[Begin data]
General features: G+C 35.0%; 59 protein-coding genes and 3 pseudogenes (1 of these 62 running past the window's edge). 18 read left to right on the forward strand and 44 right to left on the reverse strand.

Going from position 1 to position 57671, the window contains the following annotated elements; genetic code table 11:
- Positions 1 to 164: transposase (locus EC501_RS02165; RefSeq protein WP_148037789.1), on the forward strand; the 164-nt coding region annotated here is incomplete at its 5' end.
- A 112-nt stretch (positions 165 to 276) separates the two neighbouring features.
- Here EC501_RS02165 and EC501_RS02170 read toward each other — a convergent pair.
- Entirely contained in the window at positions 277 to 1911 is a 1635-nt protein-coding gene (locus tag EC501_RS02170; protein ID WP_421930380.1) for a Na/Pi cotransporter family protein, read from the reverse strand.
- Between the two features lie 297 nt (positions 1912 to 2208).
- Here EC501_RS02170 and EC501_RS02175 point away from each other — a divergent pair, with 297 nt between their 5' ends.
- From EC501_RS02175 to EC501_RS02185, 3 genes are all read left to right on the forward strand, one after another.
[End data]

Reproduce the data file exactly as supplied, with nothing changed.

General features: G+C 35.0%; 59 protein-coding genes and 3 pseudogenes (1 of these 62 running past the window's edge). 18 read left to right on the forward strand and 44 right to left on the reverse strand.

Going from position 1 to position 57671, the window contains the following annotated elements; genetic code table 11:
- Positions 1 to 164: transposase (locus EC501_RS02165; RefSeq protein WP_148037789.1), on the forward strand; the 164-nt coding region annotated here is incomplete at its 5' end.
- A 112-nt stretch (positions 165 to 276) separates the two neighbouring features.
- Here EC501_RS02165 and EC501_RS02170 read toward each other — a convergent pair.
- Entirely contained in the window at positions 277 to 1911 is a 1635-nt protein-coding gene (locus tag EC501_RS02170; protein ID WP_421930380.1) for a Na/Pi cotransporter family protein, read from the reverse strand.
- Between the two features lie 297 nt (positions 1912 to 2208).
- Here EC501_RS02170 and EC501_RS02175 point away from each other — a divergent pair, with 297 nt between their 5' ends.
- From EC501_RS02175 to EC501_RS02185, 3 genes are all read left to right on the forward strand, one after another.